Peace officers found guilty in prisoner death case

After three days of deliberation, a Halifax jury has found two peace officers guilty of criminal negligence causing death in the Nova Scotia Supreme Court case of Corey Rogers, a man who died in a Halifax jail cell in 2016.

The guilty verdict for Dan Fraser and Cheryl Gardner was reached unanimously. 

Rogers, 41, was arrested for public intoxication the night of June 15, 2016, and was brought to a jail cell at police headquarters to sleep it off.

During the nearly two-week trial, the jury heard that Rogers spat on the arresting officers during the drive to the police station that night, so the officers placed a spit hood — a fabric mask that covers the lower half of a person’s face — on him.

The spit hood was not removed, and Rogers died of asphyxiation, choking on his own vomit in the jail cell.

During the trial, Gardner and Fraser testified they never received training on the use of spit hoods and lacked the resources in the booking area to carry out the requirement to rouse an intoxicated person every 15 minutes to make sure they are OK.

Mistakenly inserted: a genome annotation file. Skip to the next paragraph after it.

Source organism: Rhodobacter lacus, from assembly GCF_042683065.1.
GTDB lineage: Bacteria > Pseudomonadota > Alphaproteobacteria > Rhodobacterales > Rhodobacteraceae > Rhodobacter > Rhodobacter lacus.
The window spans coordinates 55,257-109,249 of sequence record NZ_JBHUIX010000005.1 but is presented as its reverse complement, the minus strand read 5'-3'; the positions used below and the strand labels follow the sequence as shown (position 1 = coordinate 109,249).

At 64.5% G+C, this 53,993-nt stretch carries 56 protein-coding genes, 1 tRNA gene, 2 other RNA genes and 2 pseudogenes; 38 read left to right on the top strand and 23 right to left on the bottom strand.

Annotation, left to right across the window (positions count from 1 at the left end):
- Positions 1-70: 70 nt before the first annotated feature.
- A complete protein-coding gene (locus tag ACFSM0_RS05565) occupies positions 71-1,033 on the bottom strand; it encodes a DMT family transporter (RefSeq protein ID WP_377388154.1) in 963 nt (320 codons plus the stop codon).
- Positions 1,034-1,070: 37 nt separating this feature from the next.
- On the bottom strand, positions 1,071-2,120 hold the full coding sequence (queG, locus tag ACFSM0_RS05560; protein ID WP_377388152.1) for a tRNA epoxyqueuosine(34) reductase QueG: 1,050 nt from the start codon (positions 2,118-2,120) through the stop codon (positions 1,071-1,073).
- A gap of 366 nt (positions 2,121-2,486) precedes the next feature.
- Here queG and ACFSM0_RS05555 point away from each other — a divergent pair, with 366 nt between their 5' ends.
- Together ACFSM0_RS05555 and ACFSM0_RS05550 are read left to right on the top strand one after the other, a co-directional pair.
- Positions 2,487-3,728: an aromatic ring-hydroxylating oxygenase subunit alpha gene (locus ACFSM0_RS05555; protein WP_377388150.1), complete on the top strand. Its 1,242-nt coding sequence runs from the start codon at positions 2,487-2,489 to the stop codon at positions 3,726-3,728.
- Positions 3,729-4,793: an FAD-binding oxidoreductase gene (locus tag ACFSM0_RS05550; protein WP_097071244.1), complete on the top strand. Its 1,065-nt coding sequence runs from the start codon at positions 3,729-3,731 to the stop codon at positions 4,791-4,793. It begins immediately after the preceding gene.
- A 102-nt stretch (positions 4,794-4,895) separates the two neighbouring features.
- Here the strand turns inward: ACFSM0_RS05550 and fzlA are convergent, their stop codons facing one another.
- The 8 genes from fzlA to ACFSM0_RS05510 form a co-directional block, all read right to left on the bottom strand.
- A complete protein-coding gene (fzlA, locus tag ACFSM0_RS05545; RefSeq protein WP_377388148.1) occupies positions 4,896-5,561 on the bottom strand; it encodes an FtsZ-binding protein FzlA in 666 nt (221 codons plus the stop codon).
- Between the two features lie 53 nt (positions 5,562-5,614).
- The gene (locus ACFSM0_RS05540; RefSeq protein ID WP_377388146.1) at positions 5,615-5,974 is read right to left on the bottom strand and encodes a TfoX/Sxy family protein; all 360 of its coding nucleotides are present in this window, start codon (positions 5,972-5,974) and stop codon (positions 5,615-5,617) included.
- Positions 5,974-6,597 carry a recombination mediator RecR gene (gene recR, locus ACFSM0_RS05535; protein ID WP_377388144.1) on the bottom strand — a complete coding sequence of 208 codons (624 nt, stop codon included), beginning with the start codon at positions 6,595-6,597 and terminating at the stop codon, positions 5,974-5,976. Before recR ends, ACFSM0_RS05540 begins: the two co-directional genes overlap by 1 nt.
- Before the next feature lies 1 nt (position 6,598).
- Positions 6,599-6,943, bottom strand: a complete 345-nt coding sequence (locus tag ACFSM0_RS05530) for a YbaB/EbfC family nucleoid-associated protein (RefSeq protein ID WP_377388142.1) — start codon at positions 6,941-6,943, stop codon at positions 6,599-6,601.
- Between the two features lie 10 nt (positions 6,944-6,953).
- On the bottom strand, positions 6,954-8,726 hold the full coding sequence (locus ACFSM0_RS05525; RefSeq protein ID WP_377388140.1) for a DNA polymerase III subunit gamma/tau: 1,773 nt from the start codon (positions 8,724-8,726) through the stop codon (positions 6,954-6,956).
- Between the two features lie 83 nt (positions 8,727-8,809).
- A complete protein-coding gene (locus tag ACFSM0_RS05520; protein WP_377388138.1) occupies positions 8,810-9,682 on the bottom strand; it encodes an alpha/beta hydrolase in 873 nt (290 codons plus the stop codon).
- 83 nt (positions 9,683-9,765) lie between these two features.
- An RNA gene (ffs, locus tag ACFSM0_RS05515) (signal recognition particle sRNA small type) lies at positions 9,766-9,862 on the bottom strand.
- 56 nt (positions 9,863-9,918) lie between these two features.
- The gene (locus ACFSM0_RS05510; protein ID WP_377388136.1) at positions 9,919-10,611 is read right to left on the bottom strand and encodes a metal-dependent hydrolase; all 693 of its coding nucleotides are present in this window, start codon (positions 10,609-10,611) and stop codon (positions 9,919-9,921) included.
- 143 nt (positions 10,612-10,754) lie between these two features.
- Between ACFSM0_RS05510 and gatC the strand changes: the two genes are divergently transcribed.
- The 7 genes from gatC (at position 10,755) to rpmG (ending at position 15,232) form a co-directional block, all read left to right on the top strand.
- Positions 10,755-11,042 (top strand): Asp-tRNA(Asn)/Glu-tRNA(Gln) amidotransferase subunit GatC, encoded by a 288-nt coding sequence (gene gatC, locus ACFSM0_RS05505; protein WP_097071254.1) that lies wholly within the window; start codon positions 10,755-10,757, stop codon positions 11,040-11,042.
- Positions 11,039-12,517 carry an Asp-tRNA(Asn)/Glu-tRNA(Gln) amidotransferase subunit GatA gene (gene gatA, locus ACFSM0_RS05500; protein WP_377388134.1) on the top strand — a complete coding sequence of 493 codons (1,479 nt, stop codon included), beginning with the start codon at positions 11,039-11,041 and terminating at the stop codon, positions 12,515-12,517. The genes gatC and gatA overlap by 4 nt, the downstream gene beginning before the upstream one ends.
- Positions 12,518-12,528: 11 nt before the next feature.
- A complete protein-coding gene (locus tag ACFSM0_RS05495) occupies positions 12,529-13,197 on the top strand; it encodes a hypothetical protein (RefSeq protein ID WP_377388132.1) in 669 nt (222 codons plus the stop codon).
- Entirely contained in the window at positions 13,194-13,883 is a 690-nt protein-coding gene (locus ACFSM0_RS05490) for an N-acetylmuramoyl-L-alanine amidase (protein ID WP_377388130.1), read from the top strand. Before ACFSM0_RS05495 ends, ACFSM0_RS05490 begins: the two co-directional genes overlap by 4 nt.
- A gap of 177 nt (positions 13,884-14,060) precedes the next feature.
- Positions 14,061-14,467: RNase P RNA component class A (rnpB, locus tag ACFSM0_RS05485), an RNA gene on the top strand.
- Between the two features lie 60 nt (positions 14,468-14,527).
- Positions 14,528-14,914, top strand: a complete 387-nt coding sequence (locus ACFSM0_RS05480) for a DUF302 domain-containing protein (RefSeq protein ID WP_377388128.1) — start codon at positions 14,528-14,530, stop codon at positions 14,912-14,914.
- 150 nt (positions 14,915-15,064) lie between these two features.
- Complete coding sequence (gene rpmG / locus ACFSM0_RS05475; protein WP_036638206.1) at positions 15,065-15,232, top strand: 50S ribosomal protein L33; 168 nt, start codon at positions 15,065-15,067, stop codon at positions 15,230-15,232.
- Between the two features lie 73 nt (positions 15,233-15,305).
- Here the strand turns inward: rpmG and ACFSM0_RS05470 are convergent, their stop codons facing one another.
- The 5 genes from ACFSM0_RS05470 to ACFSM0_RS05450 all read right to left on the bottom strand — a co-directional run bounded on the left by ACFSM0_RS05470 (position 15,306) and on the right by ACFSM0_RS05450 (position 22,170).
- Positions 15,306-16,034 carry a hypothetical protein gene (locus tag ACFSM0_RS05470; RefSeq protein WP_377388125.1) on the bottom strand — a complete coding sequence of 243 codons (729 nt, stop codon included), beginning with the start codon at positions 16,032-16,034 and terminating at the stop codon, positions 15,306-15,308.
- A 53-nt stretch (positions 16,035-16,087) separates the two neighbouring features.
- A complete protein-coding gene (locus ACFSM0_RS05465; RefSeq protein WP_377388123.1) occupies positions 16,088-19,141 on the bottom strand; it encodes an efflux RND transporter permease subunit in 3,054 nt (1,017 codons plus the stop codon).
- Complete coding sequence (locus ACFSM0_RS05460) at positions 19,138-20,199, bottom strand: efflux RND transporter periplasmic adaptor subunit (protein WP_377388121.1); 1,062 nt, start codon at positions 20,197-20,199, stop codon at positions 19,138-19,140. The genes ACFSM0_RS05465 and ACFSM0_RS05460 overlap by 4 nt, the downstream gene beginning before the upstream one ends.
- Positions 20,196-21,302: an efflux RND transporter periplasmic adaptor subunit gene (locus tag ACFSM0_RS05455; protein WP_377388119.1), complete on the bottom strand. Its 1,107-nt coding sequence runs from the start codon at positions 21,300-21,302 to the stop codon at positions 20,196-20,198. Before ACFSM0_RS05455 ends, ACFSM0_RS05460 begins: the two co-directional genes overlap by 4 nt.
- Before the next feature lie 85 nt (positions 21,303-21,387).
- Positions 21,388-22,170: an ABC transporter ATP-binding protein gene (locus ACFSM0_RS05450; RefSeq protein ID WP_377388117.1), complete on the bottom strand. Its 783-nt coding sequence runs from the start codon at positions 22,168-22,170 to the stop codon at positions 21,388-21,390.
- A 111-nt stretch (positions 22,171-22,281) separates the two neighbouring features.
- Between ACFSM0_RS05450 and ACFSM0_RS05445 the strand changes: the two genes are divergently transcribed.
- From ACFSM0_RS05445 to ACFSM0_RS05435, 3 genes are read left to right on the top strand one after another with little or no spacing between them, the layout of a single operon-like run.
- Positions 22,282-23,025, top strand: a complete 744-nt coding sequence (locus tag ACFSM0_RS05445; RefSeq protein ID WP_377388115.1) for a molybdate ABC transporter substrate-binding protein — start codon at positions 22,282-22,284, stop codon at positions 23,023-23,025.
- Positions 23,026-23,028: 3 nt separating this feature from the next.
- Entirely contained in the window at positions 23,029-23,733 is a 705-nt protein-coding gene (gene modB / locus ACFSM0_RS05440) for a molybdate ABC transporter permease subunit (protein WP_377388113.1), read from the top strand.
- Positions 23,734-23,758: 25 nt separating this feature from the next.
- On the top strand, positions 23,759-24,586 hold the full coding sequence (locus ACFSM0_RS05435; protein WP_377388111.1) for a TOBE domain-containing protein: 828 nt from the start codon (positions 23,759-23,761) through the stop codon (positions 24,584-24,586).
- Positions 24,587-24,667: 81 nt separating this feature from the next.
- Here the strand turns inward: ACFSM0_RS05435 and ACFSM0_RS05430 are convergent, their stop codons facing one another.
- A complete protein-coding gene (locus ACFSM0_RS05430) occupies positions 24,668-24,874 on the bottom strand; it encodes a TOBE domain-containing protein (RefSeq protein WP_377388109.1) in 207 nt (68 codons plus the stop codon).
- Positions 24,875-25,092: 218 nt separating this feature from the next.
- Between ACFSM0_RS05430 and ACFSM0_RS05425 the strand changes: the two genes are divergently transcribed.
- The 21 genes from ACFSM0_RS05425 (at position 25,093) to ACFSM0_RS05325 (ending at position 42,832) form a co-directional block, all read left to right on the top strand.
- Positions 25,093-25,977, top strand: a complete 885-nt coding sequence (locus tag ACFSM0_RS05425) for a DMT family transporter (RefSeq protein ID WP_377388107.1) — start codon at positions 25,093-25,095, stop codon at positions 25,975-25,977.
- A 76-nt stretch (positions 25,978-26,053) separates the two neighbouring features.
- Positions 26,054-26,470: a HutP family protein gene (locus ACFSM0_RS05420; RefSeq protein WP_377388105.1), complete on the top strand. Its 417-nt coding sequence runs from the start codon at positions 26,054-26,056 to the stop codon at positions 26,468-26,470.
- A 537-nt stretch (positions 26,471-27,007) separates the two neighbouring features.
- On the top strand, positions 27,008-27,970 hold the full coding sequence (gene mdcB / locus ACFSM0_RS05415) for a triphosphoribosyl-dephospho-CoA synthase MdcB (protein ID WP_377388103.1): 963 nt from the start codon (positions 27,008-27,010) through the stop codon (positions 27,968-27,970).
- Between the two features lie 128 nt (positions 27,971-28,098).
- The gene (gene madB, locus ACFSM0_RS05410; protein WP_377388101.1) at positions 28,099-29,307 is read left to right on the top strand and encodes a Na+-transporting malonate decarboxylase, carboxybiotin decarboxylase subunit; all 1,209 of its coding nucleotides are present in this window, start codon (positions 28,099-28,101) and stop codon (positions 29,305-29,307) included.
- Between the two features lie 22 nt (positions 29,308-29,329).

The Crown argued Fraser and Gardner failed to fulfil their duty to care for Rogers, did not perform required checks and entered some checks in a logbook that were never performed.

Jeanette Rogers, Corey Rogers’s mother, told CBC News outside court that she wants a ban on spit hoods and that she plans to seek a provincial inquiry.

She said she was relieved by the verdict and that the trial is finally over.


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